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Luka Burilović.jpg
Photograph: screenshot / youtube.com

Croatian Chamber of Commerce (HGK) president Luka Burilovic said on Thursday that Croatia could not afford the luxury of waiting long for the formation of a new government and parliament because a country with a fragile economy should form the government as soon as possible and launch reforms.

Commenting on the state of the national economy and its trends, he told the HGK Assembly that it was visible that some things had improved and that negative trends had been stopped. "The forecast is that GDP will increase 1.5 percent this year, but until we have annual growth of 3 or 4 percent, we can hardly talk about a significant increase."

He said it was "high time policy makers took the situation seriously," adding that the impression that everything was working in this transitional period before the new government was formed was an illusion. He said the system was mainly blocked and that public companies and institutions did not make decisions out of fear and anticipation, which he said was the worst situation.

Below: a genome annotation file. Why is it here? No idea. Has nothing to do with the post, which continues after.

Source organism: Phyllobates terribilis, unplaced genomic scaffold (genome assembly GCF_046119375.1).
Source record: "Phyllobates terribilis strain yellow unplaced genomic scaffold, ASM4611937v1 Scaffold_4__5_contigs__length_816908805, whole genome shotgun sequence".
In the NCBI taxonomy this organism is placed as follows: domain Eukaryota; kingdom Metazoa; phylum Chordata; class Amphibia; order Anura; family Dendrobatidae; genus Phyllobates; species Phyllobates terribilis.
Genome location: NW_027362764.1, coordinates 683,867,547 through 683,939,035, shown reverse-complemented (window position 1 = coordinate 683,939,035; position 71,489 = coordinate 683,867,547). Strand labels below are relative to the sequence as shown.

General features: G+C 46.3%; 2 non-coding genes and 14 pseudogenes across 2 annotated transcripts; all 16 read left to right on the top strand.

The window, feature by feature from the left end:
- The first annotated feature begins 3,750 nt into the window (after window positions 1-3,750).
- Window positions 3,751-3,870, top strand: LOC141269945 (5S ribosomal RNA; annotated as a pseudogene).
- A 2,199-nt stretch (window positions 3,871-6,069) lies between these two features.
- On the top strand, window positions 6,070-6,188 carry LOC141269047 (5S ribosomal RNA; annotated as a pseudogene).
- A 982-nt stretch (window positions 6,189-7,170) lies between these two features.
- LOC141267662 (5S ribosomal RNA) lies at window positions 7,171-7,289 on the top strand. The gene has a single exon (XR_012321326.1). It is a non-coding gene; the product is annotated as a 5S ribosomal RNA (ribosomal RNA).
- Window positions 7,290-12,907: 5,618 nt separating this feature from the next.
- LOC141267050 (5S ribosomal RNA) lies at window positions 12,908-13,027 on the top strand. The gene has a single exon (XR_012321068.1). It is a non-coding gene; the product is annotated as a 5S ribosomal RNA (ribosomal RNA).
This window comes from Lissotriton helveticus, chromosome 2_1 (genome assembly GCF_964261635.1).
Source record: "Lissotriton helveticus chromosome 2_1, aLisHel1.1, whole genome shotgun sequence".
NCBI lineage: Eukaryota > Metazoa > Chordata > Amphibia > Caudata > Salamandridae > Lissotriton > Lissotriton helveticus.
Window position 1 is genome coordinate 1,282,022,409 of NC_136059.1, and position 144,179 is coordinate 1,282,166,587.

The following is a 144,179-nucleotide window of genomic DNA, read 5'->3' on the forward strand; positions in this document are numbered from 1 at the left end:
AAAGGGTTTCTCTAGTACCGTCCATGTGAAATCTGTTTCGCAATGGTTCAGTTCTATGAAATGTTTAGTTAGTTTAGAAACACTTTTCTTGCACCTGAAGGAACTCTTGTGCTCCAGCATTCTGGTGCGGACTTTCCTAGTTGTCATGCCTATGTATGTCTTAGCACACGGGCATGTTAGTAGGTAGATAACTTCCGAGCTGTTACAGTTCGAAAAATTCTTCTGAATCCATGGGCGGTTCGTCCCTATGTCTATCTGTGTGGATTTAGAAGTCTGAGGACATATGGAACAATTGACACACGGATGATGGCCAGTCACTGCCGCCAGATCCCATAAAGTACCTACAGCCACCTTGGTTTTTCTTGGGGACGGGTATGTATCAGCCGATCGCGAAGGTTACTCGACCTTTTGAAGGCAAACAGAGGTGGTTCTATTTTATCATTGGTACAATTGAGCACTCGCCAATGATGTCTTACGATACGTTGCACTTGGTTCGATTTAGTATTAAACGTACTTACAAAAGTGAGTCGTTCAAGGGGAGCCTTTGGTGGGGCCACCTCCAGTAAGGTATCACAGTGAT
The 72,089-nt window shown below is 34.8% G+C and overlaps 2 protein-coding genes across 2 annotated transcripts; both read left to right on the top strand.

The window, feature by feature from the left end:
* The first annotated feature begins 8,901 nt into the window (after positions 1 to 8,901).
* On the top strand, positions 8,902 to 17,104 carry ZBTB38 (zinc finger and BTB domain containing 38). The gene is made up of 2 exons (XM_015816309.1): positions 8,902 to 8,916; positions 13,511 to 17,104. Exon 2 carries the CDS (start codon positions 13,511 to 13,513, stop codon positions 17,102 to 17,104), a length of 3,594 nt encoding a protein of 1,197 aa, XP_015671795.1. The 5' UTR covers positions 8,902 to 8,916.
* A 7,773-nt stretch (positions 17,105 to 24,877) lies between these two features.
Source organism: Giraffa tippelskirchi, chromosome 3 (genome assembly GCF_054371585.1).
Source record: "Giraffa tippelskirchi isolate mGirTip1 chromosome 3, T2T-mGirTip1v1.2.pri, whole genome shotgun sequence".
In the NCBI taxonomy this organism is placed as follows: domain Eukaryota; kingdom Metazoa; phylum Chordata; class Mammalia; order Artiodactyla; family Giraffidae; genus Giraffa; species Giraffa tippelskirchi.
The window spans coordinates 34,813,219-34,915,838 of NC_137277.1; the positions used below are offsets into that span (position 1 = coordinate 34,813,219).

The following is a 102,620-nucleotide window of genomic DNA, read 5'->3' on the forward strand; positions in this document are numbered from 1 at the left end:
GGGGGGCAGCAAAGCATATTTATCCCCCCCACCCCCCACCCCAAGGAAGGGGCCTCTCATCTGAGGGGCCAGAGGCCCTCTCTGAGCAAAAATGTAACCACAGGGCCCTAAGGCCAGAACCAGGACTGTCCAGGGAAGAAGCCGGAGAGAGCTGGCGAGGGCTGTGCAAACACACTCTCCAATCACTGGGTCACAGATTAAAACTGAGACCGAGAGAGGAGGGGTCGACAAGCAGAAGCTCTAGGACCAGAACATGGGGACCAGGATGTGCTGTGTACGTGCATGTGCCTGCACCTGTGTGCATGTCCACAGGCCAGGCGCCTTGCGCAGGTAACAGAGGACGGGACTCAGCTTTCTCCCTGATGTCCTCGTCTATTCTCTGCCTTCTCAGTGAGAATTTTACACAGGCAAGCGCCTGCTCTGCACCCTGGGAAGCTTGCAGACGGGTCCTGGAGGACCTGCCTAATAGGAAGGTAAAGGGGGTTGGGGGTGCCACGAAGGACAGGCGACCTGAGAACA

Burilovic said Croatia was not Belgium or Denmark, but a "fragile economy" which could not be without a government for six or 12 months. He said the government must be "formed urgently" to launch changes and reforms.

Speaking of the HGK, he said a lot had been done over the past 18 months, including structural reforms "which aren't over yet... We want to make the Chamber a quality service for businessmen."

The head of the HGK Macroeconomic Analyses Department, Jasna Belosevic-Matic, said the national economy was recording growth after six years and that this year GDP was expected to increase 1.5%. This is encouraging and awakens optimism, but it is questionable how justified it is given long-standing problems and dilemmas of the national economy, she added.

She said this year's growth was mainly the result of export growth and good tourism results.

The Croatian economy remains under pressure from macroeconomic imbalances such as low competitiveness, a rising public debt, poor public sector management and unemployment, which restrict economic growth, and the main challenges ahead are fiscal consolidation and structural reforms, she said.

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